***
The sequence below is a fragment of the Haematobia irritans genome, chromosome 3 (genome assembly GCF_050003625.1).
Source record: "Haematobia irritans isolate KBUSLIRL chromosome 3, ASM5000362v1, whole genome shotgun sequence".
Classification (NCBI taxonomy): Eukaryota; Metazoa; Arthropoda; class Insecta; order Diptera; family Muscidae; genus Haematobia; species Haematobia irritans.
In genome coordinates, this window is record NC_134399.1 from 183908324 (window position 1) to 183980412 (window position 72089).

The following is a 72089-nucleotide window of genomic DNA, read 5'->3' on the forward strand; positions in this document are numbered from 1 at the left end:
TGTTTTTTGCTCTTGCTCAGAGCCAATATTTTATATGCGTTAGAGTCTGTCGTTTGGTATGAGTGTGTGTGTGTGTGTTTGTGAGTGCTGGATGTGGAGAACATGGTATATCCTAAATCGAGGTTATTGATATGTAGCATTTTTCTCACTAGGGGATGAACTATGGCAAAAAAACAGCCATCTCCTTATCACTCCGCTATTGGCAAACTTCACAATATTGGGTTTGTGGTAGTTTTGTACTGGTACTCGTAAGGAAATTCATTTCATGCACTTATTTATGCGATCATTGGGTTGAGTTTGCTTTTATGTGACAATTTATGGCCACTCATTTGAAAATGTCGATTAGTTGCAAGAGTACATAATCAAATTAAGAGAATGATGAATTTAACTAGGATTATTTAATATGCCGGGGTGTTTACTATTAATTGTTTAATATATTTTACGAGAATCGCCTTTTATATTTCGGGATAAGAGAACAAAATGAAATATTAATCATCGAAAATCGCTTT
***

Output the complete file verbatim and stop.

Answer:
The sequence below is a fragment of the Haematobia irritans genome, chromosome 3 (genome assembly GCF_050003625.1).
Source record: "Haematobia irritans isolate KBUSLIRL chromosome 3, ASM5000362v1, whole genome shotgun sequence".
Classification (NCBI taxonomy): Eukaryota; Metazoa; Arthropoda; class Insecta; order Diptera; family Muscidae; genus Haematobia; species Haematobia irritans.
In genome coordinates, this window is record NC_134399.1 from 183908324 (window position 1) to 183980412 (window position 72089).

The following is a 72089-nucleotide window of genomic DNA, read 5'->3' on the forward strand; positions in this document are numbered from 1 at the left end:
TGTTTTTTGCTCTTGCTCAGAGCCAATATTTTATATGCGTTAGAGTCTGTCGTTTGGTATGAGTGTGTGTGTGTGTGTTTGTGAGTGCTGGATGTGGAGAACATGGTATATCCTAAATCGAGGTTATTGATATGTAGCATTTTTCTCACTAGGGGATGAACTATGGCAAAAAAACAGCCATCTCCTTATCACTCCGCTATTGGCAAACTTCACAATATTGGGTTTGTGGTAGTTTTGTACTGGTACTCGTAAGGAAATTCATTTCATGCACTTATTTATGCGATCATTGGGTTGAGTTTGCTTTTATGTGACAATTTATGGCCACTCATTTGAAAATGTCGATTAGTTGCAAGAGTACATAATCAAATTAAGAGAATGATGAATTTAACTAGGATTATTTAATATGCCGGGGTGTTTACTATTAATTGTTTAATATATTTTACGAGAATCGCCTTTTATATTTCGGGATAAGAGAACAAAATGAAATATTAATCATCGAAAATCGCTTT